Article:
“The bombing was so loud, and so massive, we could not sleep. It was obvious this village was right in the line of the war. None of us wanted to leave, but we knew we had to.”

The only route to safety was a prime target for Russian forces.

“The village is on the Zhytomyr motorway to the north-west of Kyiv – the route that the Russian troops are taking in their attempt to surround Kyiv,” said Yulian.

Despite the danger, they could not persuade their aunt to come with them; to her, this was her quiet country retreat, a world away from global politics.

“Nadiia was defiant. We asked her many times, told her she had to come with us – but she refused,” said Yulian.

“She wanted to stay to look after her animals. She has a cow that had just given birth and other animals to feed and care for.

“We said: what are you waiting for? A nuclear bomb? Hearing the sounds of war – of big metal objects falling all around you. The only thing you feel is you want to curl up and be as hidden as possible.”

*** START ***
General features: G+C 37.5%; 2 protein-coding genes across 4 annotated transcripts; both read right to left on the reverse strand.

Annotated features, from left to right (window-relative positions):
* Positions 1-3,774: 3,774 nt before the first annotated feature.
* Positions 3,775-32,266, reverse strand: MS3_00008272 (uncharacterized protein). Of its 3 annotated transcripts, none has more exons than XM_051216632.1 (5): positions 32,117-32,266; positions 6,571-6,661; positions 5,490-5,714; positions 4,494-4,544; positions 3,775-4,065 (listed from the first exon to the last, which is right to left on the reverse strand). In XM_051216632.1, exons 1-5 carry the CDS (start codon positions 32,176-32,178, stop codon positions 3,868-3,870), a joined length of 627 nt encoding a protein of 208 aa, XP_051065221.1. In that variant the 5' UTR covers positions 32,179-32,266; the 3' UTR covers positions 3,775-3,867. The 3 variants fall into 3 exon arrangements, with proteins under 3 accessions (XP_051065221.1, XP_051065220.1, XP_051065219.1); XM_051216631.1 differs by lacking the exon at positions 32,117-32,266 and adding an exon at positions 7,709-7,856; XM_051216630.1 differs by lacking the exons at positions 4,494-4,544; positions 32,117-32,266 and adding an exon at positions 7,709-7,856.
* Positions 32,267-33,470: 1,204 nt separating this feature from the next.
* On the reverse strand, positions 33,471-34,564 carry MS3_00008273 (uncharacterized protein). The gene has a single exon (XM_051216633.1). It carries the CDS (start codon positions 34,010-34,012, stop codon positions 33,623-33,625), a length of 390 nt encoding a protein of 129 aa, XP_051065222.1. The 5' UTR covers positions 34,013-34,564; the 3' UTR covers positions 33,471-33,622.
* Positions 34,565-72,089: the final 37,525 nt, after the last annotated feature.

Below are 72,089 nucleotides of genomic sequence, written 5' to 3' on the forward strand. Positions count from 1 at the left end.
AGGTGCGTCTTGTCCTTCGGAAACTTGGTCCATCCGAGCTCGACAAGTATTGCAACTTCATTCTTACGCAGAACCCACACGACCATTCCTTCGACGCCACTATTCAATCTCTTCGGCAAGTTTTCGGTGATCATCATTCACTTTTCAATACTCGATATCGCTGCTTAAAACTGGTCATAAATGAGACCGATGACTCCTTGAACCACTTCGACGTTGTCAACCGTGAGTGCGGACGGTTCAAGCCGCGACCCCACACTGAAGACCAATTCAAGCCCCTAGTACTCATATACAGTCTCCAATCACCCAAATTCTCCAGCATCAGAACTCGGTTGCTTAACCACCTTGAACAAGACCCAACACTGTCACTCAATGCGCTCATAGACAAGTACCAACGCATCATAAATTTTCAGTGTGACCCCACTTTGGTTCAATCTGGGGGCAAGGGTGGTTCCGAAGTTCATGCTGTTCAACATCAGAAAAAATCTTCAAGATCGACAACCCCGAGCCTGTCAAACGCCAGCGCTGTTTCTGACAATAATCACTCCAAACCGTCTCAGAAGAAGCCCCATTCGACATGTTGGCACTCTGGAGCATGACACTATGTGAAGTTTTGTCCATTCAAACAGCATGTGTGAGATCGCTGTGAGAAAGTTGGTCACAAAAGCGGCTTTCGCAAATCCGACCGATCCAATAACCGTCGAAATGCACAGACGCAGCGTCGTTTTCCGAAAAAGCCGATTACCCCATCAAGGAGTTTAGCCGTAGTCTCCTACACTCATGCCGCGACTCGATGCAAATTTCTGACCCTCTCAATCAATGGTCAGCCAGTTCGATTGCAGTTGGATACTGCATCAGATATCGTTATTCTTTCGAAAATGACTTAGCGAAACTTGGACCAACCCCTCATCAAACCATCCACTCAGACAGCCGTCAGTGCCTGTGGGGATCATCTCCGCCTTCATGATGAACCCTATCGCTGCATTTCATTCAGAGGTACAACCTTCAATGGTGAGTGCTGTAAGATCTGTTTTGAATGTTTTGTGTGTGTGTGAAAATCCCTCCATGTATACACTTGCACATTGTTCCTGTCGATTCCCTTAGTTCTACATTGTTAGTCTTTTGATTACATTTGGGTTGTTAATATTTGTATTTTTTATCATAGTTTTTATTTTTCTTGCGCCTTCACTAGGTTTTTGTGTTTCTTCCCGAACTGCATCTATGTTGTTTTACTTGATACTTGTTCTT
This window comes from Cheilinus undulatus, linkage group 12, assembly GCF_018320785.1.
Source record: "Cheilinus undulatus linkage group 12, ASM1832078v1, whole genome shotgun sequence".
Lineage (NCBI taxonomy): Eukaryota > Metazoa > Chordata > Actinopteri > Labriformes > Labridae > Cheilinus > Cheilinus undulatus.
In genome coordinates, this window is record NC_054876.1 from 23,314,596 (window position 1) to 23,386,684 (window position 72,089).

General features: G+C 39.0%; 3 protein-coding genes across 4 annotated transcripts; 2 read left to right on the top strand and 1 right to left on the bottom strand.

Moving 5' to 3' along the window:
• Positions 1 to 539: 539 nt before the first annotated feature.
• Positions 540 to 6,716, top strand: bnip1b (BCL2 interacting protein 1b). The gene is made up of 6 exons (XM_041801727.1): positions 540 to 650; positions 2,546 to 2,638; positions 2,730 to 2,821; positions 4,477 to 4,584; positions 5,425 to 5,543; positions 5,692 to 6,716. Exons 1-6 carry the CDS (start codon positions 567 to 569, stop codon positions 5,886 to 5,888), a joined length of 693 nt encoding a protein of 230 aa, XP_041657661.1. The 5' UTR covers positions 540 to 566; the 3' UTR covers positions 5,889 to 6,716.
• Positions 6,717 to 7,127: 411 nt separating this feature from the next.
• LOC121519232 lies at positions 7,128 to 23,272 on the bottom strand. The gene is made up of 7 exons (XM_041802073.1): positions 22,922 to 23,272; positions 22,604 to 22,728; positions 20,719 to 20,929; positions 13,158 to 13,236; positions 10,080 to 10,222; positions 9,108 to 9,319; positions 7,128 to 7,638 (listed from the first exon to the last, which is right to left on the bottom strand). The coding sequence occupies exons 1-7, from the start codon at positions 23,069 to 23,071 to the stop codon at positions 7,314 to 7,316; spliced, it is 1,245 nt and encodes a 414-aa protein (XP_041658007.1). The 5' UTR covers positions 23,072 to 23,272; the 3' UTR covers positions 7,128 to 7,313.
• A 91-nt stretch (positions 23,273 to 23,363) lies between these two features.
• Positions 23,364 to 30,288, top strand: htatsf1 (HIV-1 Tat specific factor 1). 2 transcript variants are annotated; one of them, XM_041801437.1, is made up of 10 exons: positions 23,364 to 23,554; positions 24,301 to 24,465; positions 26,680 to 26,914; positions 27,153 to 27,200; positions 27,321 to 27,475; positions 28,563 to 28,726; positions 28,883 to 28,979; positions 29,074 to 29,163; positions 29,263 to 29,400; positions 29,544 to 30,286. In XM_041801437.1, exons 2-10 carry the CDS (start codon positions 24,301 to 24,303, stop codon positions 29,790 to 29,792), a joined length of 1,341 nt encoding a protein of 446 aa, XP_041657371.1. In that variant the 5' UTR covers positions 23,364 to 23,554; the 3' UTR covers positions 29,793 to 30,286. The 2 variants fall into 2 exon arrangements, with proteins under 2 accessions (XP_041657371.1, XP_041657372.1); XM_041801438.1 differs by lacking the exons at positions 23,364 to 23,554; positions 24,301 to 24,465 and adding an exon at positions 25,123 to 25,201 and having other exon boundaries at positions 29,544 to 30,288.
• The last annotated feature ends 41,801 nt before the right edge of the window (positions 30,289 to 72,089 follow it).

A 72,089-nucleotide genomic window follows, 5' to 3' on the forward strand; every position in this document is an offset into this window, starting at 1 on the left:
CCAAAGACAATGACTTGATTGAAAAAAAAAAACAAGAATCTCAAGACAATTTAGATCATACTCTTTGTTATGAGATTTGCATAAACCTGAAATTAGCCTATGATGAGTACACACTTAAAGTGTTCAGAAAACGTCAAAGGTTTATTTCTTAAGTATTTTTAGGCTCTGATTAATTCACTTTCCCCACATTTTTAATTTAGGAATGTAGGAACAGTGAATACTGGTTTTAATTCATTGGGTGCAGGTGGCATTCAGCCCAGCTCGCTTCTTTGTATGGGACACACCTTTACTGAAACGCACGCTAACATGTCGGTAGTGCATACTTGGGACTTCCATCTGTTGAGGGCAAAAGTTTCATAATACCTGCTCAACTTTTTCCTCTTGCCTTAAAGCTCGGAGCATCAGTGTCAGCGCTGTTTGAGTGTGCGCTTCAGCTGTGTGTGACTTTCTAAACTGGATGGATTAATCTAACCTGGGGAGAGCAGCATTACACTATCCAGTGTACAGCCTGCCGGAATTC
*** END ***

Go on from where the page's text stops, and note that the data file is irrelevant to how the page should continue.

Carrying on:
The family next headed to Lviv, also heavily bombed but a meeting point for refugees. It meant another treacherous trip across war-torn terrain. “The next few days were spent driving and sheltering from the shelling and gunfire,” said Yulian. “We were lucky not to be hit.”

Natalia, watching the news back in Suffolk, said: “I am sitting at home while my family is driving along the most dangerous road in Ukraine.”

Bohdana noted how they were the only civilian vehicle on the road. It soon became apparent why.

“We saw rockets above us and exploding,” she said. “The road signs had been taken down or twisted to face the wrong way, or had obscenities written in Russian for the invaders to read.”

In Lviv, they spent the night sheltering in a school.

“It was so full there was nowhere to lie down,” added Yaroslava.

“There were blankets on floors and we saw students from around the world who got caught up in the war, thousands of miles from their homes.”

Natalia persuaded the family to head to Poland, and then to the UK.

“The only logical place they could be genuinely secure was here,” she said.

The border crossing caused further distress.

“We left our van on a street of Lviv and waited in line for the bus going to the border, under the incessant sound of an air raid,” said Yaroslava.